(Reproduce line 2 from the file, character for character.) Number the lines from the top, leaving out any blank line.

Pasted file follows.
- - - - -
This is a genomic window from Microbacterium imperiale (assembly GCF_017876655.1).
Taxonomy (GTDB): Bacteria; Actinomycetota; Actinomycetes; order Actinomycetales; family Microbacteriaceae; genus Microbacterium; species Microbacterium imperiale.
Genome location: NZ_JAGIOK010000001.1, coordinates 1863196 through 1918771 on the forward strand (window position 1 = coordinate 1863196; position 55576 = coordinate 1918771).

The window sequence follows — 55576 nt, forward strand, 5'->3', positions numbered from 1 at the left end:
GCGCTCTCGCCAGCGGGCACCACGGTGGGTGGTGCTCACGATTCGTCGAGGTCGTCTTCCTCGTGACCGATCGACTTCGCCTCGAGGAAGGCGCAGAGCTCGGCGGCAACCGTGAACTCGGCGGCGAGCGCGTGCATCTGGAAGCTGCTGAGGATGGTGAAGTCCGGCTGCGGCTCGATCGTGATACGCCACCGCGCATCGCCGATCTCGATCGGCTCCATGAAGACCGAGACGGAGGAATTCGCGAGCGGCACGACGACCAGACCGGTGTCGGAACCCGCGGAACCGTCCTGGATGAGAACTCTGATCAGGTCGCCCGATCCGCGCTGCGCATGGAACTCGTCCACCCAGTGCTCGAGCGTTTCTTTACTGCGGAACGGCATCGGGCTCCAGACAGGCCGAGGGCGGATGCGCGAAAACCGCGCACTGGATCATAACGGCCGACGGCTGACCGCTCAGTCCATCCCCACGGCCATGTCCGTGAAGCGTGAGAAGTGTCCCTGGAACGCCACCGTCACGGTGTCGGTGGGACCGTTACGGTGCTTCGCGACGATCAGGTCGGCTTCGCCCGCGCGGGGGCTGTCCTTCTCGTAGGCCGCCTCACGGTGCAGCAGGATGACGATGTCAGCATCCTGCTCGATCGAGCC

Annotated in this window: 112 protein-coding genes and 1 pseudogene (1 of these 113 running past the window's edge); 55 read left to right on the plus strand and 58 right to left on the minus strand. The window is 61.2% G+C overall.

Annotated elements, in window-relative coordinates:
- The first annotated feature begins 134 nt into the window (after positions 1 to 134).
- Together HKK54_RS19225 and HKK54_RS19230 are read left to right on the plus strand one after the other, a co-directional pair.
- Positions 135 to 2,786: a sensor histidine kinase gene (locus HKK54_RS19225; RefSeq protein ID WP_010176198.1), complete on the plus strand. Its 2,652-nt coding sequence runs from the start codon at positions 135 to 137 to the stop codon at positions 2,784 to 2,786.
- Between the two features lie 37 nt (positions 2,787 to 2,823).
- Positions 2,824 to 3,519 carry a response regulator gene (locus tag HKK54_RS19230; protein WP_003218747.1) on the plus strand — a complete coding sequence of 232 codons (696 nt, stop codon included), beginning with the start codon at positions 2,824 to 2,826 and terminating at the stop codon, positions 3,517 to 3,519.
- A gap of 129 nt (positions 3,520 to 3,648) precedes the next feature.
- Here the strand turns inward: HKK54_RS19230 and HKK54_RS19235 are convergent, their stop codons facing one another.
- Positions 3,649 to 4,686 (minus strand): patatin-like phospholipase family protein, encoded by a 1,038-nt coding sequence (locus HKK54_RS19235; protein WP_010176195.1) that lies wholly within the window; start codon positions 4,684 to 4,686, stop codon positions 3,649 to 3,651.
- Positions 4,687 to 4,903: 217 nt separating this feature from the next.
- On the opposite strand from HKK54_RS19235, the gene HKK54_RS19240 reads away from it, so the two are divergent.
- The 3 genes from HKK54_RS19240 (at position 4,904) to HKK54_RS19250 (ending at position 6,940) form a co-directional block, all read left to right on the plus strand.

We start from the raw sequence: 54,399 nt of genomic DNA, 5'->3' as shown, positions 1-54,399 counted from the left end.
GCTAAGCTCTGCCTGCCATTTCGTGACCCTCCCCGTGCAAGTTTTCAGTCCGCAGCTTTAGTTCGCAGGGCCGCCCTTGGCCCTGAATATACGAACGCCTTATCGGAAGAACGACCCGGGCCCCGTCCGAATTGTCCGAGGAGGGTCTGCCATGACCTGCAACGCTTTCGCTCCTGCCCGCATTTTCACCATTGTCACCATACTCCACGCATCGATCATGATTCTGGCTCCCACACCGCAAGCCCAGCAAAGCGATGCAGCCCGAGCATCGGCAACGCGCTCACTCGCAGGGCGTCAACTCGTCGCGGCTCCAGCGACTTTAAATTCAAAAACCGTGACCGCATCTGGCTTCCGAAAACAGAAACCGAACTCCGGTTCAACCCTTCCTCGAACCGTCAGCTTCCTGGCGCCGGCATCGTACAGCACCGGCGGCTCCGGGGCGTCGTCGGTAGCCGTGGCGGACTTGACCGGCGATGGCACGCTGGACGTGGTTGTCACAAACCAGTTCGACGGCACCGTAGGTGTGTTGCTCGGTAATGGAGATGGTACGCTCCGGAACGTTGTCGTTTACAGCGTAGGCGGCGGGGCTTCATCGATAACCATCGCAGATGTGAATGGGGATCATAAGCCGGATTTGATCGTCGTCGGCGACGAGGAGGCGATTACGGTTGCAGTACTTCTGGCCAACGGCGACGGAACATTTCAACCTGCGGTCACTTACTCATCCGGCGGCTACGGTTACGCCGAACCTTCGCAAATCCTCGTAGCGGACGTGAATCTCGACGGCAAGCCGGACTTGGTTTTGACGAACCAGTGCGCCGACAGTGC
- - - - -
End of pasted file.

Taxonomy (GTDB): Bacteria; Actinomycetota; Actinomycetes; order Actinomycetales; family Microbacteriaceae; genus Microbacterium; species Microbacterium imperiale.